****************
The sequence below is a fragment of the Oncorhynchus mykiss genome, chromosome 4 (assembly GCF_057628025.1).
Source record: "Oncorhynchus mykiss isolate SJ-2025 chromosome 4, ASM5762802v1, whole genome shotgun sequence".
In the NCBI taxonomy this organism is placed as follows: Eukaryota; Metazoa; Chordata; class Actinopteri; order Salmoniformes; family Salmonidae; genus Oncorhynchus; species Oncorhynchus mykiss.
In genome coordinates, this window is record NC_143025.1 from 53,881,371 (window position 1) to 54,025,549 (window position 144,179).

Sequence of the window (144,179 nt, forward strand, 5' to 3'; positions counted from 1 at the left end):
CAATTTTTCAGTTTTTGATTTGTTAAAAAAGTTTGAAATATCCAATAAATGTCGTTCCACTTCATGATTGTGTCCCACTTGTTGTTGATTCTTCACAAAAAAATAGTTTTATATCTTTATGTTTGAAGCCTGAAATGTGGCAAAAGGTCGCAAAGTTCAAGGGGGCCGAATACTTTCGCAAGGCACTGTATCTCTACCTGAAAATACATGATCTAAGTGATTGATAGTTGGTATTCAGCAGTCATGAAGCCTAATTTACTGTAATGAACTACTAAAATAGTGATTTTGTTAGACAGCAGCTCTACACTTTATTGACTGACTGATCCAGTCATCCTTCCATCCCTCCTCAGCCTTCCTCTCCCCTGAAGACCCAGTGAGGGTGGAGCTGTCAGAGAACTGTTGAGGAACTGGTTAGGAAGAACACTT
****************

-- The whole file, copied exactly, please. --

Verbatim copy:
The sequence below is a fragment of the Oncorhynchus mykiss genome, chromosome 4 (assembly GCF_057628025.1).
Source record: "Oncorhynchus mykiss isolate SJ-2025 chromosome 4, ASM5762802v1, whole genome shotgun sequence".
In the NCBI taxonomy this organism is placed as follows: Eukaryota; Metazoa; Chordata; class Actinopteri; order Salmoniformes; family Salmonidae; genus Oncorhynchus; species Oncorhynchus mykiss.
In genome coordinates, this window is record NC_143025.1 from 53,881,371 (window position 1) to 54,025,549 (window position 144,179).

Sequence of the window (144,179 nt, forward strand, 5' to 3'; positions counted from 1 at the left end):
CAATTTTTCAGTTTTTGATTTGTTAAAAAAGTTTGAAATATCCAATAAATGTCGTTCCACTTCATGATTGTGTCCCACTTGTTGTTGATTCTTCACAAAAAAATAGTTTTATATCTTTATGTTTGAAGCCTGAAATGTGGCAAAAGGTCGCAAAGTTCAAGGGGGCCGAATACTTTCGCAAGGCACTGTATCTCTACCTGAAAATACATGATCTAAGTGATTGATAGTTGGTATTCAGCAGTCATGAAGCCTAATTTACTGTAATGAACTACTAAAATAGTGATTTTGTTAGACAGCAGCTCTACACTTTATTGACTGACTGATCCAGTCATCCTTCCATCCCTCCTCAGCCTTCCTCTCCCCTGAAGACCCAGTGAGGGTGGAGCTGTCAGAGAACTGTTGAGGAACTGGTTAGGAAGAACACTT